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5 Conclusion

The article underlines the uniqueness of City Labs as they represent spaces where different types of innovators can interact and thus benefit from synergies, diversity and cross-pollination of ideas. The different approaches are however not mutually incompatible, and might be implemented simultaneously in different collaborative projects in a same City Lab. Nevertheless, in some cases, a conflict between logics might create a cognitive dissonance in the participants and thus inhibit participation. By clarifying the different logics and individuals motivations, the article aims to provide guidelines to City Lab managers and practitioners to maximize the participation and therefore ensure the sustainability of the City Lab activities.

The comparison of types of activities in City Labs, theoretical innovation approaches, and types of LSCI that has been developed in this article presents some limitations. First, in an effort of simplification, LSCI have been only related to one type of innovation. However, reality is more complex and each kind of space might present several types of innovation activities. Second, there is also a great diversity of practices among spaces of a same LSCI type. For instance, some Fab Labs do similar activities as hackeror makerspaces. The differences identified in the analysis have underlined the context of innovation rather than the specific practices. For instance, even if practices between Fab Labs and hackerspaces are comparable, the approach is different: hackers are firstly driven by their hacker ethic, while Fab Labs are ruled by their common charter.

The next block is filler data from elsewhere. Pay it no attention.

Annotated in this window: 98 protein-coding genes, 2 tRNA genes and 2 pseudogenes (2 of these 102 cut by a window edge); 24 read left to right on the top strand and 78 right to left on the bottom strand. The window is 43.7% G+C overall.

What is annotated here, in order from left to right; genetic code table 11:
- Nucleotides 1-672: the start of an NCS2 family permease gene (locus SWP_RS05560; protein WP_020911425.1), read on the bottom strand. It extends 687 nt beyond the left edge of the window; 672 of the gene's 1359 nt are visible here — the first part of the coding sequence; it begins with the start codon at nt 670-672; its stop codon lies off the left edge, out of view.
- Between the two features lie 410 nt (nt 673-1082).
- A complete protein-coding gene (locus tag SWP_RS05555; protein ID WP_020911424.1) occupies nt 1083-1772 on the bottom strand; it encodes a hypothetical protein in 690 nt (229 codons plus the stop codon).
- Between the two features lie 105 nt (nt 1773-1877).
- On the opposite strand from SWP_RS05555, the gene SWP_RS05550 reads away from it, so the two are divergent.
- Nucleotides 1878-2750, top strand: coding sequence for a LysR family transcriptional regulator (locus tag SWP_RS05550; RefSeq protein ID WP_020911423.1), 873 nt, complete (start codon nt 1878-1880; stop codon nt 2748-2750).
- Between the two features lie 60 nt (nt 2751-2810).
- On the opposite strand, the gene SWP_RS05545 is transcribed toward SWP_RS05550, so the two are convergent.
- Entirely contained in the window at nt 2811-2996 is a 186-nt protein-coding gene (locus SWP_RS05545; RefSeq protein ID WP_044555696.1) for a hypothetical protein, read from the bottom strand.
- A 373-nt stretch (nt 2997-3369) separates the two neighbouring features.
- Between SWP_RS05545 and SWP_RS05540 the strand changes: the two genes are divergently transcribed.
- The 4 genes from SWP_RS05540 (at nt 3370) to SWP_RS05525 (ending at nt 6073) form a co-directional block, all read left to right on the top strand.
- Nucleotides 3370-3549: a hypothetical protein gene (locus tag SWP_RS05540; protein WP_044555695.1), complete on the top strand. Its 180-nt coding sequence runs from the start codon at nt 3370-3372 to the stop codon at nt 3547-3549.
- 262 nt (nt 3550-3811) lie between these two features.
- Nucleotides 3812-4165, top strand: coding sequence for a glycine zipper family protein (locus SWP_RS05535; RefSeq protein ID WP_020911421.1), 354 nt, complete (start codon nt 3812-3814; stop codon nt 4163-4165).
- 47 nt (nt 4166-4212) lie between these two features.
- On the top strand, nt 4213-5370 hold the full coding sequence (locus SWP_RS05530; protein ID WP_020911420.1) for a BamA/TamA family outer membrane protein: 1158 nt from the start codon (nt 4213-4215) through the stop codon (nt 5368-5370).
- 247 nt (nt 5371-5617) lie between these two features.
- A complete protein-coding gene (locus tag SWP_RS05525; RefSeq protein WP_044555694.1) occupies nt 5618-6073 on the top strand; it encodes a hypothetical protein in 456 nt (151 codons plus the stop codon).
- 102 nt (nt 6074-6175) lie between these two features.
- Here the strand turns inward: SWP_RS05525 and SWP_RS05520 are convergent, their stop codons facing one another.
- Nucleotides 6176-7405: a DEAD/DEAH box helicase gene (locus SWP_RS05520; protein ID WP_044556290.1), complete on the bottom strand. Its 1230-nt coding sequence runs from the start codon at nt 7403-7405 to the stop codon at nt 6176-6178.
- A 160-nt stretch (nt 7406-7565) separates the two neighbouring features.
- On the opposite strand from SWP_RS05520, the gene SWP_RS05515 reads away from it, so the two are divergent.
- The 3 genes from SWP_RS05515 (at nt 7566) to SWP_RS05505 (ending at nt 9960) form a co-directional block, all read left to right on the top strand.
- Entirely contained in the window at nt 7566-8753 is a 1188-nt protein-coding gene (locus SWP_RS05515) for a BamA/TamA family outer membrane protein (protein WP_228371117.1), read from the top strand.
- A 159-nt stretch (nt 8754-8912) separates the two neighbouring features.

The contribution of this paper is threefold: managerial, conceptual, and theoretical. First, through a literature review on innovation modes and their motivation logic, the article provides some useful perspectives for City Labs managers on how to engage participants. Second, conceptually, the comparison of different LSCI has contributed to understand new phenomena of localized collaboration and innovation, as well as their differences and similarities. Third, the article contributes to the theorization of City Labs by using different innovation theories.


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